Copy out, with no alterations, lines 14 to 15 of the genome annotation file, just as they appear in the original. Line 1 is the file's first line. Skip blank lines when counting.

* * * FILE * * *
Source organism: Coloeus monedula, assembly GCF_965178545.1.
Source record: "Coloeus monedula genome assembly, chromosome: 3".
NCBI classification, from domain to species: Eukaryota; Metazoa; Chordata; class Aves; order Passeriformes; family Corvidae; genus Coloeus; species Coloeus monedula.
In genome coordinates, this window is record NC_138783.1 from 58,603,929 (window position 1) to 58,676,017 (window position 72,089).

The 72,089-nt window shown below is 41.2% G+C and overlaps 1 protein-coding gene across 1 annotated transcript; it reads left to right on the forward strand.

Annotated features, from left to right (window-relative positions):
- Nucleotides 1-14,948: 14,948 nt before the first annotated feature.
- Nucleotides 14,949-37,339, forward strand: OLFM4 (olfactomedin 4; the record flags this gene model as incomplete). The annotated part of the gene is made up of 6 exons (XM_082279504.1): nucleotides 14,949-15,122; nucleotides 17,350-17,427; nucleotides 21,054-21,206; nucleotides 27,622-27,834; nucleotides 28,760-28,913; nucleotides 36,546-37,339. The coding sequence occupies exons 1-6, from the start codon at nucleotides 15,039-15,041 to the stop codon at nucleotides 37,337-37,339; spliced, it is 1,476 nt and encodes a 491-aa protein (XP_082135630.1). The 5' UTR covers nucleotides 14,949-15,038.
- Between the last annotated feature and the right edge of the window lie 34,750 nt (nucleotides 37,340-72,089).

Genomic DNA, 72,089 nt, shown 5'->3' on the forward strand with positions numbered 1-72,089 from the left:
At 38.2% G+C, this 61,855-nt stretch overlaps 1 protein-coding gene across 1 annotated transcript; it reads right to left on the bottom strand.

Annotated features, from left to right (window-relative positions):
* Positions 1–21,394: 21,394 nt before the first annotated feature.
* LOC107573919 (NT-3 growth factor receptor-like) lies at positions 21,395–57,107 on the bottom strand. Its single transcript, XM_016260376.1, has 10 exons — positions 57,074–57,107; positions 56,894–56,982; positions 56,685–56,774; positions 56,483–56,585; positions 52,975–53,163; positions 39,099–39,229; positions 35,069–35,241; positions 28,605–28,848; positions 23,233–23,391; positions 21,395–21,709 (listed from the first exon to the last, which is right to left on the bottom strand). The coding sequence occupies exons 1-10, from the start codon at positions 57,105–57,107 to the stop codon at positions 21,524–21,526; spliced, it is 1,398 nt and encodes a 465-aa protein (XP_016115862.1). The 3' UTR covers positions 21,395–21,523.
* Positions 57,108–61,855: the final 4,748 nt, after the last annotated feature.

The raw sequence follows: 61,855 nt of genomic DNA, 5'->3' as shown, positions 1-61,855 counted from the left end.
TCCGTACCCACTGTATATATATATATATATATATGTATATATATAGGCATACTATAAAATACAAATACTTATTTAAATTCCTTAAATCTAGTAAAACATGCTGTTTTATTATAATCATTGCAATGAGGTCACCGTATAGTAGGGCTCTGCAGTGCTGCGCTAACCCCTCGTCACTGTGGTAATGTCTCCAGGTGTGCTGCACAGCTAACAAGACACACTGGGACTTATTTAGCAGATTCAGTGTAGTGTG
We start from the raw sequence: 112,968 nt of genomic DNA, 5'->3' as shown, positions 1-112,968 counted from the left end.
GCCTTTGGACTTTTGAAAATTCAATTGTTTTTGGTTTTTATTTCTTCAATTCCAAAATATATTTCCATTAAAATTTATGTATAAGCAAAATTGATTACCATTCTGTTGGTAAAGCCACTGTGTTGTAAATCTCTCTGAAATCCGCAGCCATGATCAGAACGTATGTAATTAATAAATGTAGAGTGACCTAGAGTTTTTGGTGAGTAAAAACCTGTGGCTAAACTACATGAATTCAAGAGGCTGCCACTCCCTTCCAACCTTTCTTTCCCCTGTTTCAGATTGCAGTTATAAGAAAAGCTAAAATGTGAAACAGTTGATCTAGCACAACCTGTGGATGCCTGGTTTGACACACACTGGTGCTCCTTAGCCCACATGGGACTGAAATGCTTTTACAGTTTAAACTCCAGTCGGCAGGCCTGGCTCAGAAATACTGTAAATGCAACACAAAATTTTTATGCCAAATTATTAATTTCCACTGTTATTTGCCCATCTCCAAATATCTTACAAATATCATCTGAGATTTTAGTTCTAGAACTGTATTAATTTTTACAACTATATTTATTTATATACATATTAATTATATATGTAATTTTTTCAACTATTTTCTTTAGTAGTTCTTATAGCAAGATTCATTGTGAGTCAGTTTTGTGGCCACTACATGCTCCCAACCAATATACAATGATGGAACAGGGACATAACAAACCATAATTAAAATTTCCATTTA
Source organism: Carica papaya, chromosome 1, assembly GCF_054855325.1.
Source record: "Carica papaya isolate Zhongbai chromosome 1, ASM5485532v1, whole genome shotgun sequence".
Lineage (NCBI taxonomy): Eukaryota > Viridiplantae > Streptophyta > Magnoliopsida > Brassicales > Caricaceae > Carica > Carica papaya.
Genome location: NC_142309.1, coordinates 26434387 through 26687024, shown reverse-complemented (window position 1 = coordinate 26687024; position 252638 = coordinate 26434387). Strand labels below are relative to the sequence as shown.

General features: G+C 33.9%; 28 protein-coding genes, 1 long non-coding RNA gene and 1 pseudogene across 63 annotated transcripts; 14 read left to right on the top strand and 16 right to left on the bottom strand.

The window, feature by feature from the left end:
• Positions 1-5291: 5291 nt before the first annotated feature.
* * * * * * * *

* LOC107573919 (NT-3 growth factor receptor-like) lies at positions 21,395–57,107 on the bottom strand. Its single transcript, XM_016260376.1, has 10 exons — positions 57,074–57,107; positions 56,894–56,982; positions 56,685–56,774; positions 56,483–56,585; positions 52,975–53,163; positions 39,099–39,229; positions 35,069–35,241; positions 28,605–28,848; positions 23,233–23,391; positions 21,395–21,709 (listed from the first exon to the last, which is right to left on the bottom strand). The coding sequence occupies exons 1-10, from the start codon at positions 57,105–57,107 to the stop codon at positions 21,524–21,526; spliced, it is 1,398 nt and encodes a 465-aa protein (XP_016115862.1). The 3' UTR covers positions 21,395–21,523.
* Positions 57,108–61,855: the final 4,748 nt, after the last annotated feature.